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Aquaculture Forum: New Dietary Guidlines spell opportunity

K. Dun Gifford
K. Dun Gifford
February 01, 2005

Eighty-five years ago during World War I, the government waged aggressive advertising campaigns to persuade Americans to change their eating habits in ways that aided the war effort. These campaigns played the music of patriotism, and they were very successful. One of them encouraged Americans to eat more fish and less meat, since meat was more easily shipped to the troops overseas than fish.

A typical poster for the eat-more-fish campaign pictured fresh-water bass swimming in a cypress swamp and bore this message: “Save the products of the land. Eat more fish — they feed themselves.”

It fascinates me that nearly a century ago, federal officials combined patriotic with environmental messages to urge eating more fish and less meat. Federal officials have just given fisheries another golden opportunity.

The 2005 U.S. Dietary Guidelines urge Americans with a history of coronary heart disease to eat two servings of fish a week (see Newsline, page 6). And surely others who are concerned about heart health will follow this advice as well.

Does anyone think this added demand can be met from declining wild catches? Can aquaculture, struggling against the false witness of critics, ramp up production?

Or, will the new Dietary Guidelines be a rallying cry for all members of the seafood industry to pull together in a cohesive organization balanced between wild-caught and farmed-raised interests that works to meet this challenge? We can’t just allow this opportunity pass by as others have, while industry-wide beef and chicken organizations marvel and chortle at the parochialism of “those water guys.”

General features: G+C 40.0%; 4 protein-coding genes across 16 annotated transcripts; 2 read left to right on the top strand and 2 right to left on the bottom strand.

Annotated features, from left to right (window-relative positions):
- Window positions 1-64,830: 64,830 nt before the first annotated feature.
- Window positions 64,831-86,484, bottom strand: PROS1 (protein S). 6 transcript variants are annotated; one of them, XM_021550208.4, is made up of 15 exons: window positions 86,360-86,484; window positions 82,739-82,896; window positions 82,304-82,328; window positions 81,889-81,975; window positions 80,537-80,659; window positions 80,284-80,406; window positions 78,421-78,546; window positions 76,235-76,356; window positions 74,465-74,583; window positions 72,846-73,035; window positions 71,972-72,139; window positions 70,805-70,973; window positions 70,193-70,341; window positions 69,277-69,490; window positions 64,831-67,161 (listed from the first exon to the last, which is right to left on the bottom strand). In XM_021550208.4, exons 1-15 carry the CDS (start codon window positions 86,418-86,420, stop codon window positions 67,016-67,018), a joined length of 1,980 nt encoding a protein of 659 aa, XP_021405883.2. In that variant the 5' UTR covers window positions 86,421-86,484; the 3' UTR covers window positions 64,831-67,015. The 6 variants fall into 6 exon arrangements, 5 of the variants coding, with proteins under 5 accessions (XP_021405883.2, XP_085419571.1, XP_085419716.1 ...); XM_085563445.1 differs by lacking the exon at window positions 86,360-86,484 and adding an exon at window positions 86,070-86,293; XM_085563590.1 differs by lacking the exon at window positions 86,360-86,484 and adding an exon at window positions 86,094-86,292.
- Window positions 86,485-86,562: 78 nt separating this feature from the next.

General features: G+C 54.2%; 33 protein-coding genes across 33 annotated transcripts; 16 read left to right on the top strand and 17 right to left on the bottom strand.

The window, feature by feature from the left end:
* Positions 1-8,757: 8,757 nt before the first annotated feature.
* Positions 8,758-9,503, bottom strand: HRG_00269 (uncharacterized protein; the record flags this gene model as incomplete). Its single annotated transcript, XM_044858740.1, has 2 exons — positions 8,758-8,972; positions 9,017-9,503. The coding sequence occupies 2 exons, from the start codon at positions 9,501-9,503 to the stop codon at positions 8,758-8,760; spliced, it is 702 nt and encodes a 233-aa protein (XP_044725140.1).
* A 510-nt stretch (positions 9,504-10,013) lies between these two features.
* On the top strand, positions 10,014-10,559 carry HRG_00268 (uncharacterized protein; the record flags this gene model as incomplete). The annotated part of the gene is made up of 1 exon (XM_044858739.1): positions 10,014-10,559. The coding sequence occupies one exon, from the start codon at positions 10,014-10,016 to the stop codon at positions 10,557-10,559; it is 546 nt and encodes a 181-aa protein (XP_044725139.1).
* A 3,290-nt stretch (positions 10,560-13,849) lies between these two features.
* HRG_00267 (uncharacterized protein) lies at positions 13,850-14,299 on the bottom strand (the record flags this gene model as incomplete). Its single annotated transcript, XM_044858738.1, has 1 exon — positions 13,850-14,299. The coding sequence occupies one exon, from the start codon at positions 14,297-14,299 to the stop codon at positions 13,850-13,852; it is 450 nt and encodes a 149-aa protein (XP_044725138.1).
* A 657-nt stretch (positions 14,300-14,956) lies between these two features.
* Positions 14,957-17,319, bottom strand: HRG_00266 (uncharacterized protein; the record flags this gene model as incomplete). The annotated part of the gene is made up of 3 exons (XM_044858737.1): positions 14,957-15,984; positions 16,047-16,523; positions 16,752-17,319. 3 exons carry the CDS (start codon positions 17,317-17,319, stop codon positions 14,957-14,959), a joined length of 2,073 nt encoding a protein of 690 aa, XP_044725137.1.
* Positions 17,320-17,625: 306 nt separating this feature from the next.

Consumer demand for seafood is evident. Since the mid-1970s Boston chef Jasper White has dazzled diners and overwhelmed critics with his simple, elegant seafood presentations. He has won every chef, restaurant and cookbook award with cuisine that ranges from the most simple (say, fried scallops with tartar sauce and coleslaw) to the most elegant (say, lobster fra diavolo) to the most complex (say, a real Marseilles-style bouillabaisse).

Jasper’s current restaurants are named Summer Shack, and his premise is simple: buy the freshest wild and farmed seafood, cook it very well and keep prices affordable by serving it simply in informal settings.

Summer Shack sells truckloads of vividly-colored hats and t-shirts. Two of my favorites shout: “Save A Cow — Eat Fish,” and “Mad Cow — Happy Fish.” Jasper knows well that there are not enough fish in the sea to meet the needs of the world’s nearly 7 billion mouths and that expanding aquaculture is absolutely essential.

Drawing upon Jasper White’s optimism about seafood, the World War I propaganda campaigns and the 2005 Dietary Guidelines, here’s my New Year’s fantasy for the wild-caught and farm-raised fisheries:

First, industry leaders — commercial fishermen, fish farmers and processors — sit down together with the specific, limited goal of accepting the challenge of the 2005 Dietary Guidelines.

Then this leadership quickly releases a report on what must be done to meet the challenge. Everyone agrees that this will require resuscitation of the commercial fisheries and vast expansion of farmed supplies.

This is not a very complex plan. And, sitting down together to make plans is exactly what the industry's successful critics and competitors have been doing for a decade.

February 2005 - SeaFood Business

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